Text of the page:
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McConnell signals he will not negotiate police reform with Democrats before bringing up bill

Senate Majority Leader Mitch McConnellAddison (Mitch) Mitchell McConnellGOP braces for wild week with momentous vote GOP divided over expected Cheney ouster Sunday shows - White House COVID-19 response coordinator says US is 'turning the corner' MORE (R-Ky.) indicated on Tuesday that he will not negotiate with Democrats before he brings a forthcoming GOP police reform proposal to the floor, saying Democrats will have to decide whether to block a bill from Sen. Tim ScottTimothy (Tim) Eugene ScottClyburn says he's willing to compromise on qualified immunity in policing bill Democrats hit crucial stretch as filibuster fight looms Updating the aging infrastructure in Historically Black Colleges and Universities MORE (R-S.C.). 

Asked if he expected a negotiation between Democrats and Republicans on police reform, McConnell said Democrats would need to decide if they will help provide support to get the GOP police reform bill over an initial 60-vote hurdle and then try to make changes.  

"When we turn to it, I'll file cloture on the motion to proceed to get to the bill and at that point the Democrats, I think, have to make a decision, do they want to prevent this bill from going to the floor or do they want to get on it and try to change it?" McConnell said.  

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"But what I envision here is an effort to make a law and I'm fully aware that it takes 60 votes to get something out of the Senate, so it will really be up to them to decide how they want to handle this," McConnell added.  

The decision Democrats have, according to McConnell, is either to "shoot ... down" the GOP proposal from Scott or "take the risk to go to the bill and see what changes, if any, we can all agree to in order to get to 60." 

Scott will unveil the GOP proposal on Wednesday, roughly a week after McConnell announced that he had tapped the South Carolina senator, and only black Republican in the Senate, to lead negotiations within the caucus on coming up with a police reform bill. 

When, specifically, McConnell will bring up the GOP police reform proposal, which will be introduced on Wednesday, remains unclear. But he's expected to announce by Wednesday if the Senate will turn to it or a defense bill after they wrap a lands package and two judicial nominations.  

"In the morning I'll announce where we're going next. There are two paths that could be taken: One we could go to the NDAA, the other we could go to the Tim Scott police bill, which is close to being finished," McConnell told reporters, referring to the National Defense Authorization Act. 

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Scott's proposal is expected to get wide support within the conference.  

Scott told reporters on Monday night that it would restrict funds to state and local law enforcement departments that don't have a ban on the use of chokeholds, which has been in the spotlight following the death of George Floyd, who was killed when a white police officer knelt on his neck for almost nine minutes.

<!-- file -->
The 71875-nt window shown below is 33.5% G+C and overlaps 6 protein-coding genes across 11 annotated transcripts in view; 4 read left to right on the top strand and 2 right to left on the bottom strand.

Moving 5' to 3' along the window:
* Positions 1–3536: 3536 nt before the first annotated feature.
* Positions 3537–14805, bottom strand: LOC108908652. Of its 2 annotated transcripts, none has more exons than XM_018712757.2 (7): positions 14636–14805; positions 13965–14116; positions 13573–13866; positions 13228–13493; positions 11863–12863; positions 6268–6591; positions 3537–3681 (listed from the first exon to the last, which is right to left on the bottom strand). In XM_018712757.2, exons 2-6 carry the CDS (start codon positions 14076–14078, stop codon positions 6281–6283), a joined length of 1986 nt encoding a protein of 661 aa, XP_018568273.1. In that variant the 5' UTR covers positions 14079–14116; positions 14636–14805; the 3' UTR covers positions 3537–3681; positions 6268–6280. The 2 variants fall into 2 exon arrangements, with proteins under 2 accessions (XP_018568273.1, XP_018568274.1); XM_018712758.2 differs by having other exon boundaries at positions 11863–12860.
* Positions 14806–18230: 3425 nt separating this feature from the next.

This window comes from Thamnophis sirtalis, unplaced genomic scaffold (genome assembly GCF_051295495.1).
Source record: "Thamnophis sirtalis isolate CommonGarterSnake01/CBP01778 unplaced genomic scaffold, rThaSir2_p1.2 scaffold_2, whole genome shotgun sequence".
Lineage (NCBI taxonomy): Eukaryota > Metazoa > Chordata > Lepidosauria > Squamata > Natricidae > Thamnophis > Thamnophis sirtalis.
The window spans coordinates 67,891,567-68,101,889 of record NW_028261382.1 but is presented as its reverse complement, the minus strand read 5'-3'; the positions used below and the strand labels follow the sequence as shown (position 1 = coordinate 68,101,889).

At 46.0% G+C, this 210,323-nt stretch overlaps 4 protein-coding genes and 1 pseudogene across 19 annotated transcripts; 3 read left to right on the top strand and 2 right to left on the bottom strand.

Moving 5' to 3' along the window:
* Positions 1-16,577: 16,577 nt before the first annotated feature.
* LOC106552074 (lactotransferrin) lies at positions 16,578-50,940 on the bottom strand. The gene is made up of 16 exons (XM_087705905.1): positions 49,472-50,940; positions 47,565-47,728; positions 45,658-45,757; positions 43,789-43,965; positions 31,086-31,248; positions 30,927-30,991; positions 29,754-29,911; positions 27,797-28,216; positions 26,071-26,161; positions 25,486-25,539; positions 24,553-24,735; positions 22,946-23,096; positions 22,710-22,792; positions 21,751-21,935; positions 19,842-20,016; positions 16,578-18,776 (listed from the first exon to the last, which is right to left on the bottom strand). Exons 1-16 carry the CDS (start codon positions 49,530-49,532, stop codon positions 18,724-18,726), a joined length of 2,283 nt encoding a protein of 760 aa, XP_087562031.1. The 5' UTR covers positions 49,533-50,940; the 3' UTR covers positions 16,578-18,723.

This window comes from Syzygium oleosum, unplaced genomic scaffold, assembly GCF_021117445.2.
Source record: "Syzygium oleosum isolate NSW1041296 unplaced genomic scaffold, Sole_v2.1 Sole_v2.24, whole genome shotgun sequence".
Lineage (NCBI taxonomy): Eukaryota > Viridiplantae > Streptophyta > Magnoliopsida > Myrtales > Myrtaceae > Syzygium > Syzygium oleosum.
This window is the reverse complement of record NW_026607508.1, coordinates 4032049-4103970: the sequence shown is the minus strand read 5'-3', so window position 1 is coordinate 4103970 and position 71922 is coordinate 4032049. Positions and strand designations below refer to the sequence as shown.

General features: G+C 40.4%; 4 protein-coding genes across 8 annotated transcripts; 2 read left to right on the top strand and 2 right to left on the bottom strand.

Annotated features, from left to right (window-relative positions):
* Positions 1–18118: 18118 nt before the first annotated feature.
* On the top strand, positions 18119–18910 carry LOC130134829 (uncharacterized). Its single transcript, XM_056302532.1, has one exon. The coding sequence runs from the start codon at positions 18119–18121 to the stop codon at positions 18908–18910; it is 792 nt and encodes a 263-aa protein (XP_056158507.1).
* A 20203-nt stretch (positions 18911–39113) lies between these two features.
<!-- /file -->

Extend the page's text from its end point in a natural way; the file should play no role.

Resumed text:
The bill, according to a draft version circulated last week, would also increase funding for police body cameras and penalize not wearing them by reducing grants. It would also tie grant eligibility to reporting uses of force that cause death or serious injury to the FBI and to states maintaining systems that share police records. 

Sens. John ThuneJohn Randolph ThuneGOP braces for wild week with momentous vote Cheney fight stokes cries of GOP double standard for women Trump muddles Republican messaging on Afghanistan MORE (R-S.D.) and Sen. Roy BluntRoy Dean BluntBiden to meet with GOP senators amid infrastructure push Republicans embrace Trump in effort to reclaim Senate GOP attorneys general group in turmoil after Jan. 6 Trump rally MORE (R-Mo.) said they think the Senate could vote on Scott's proposal as soon as next week. 

"Whether that actually gets us to a bill that we actually can pass or a bill that we all get to take a position on is two different views of that, I think," Blunt said. 

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When a reporter noted that it seemed like the Senate was heading in the former direction, Blunt added, "it does."

But Democrats have warned that early details of Scott's proposal fall short of what they believe Congress needs to pass in response to Floyd's death and weeks of protests urging police reforms.  

Democrats introduced a sweeping bill last week that would overhaul qualified immunity, a legal doctrine that protects police officers from lawsuits, and restrict the use of no-knock warrants — two issues that are not expected to be in the GOP proposal. 

Asked if he was worried McConnell would bring up the GOP bill just to make Democrats bring it down, Sen. Dick DurbinDick DurbinDOJ faces big decision on home confinement America's Jewish communities are under attack — Here are 3 things Congress can do Schumer 'exploring' passing immigration unilaterally if talks unravel MORE (D-Ill.) told The Hill on Tuesday that "I'm sure that's their strategy." 

"The fact that we haven't even seen it yet ... It's a big mystery as to what Sen. McConnell's agenda is," he said. "If he's serious, we ought to be negotiating."

Durbin added that if there was not going to be bipartisan negotiations then McConnell should agree to bring both the GOP bill and the Democratic bill up for a vote.  

But McConnell on Tuesday said the Democratic bill, which is expected to get a vote in the House later this month, was "going nowhere" in the Senate. 

"It's basically typical Democratic overreach to try to control everything in Washington. We have no interest in that," he said.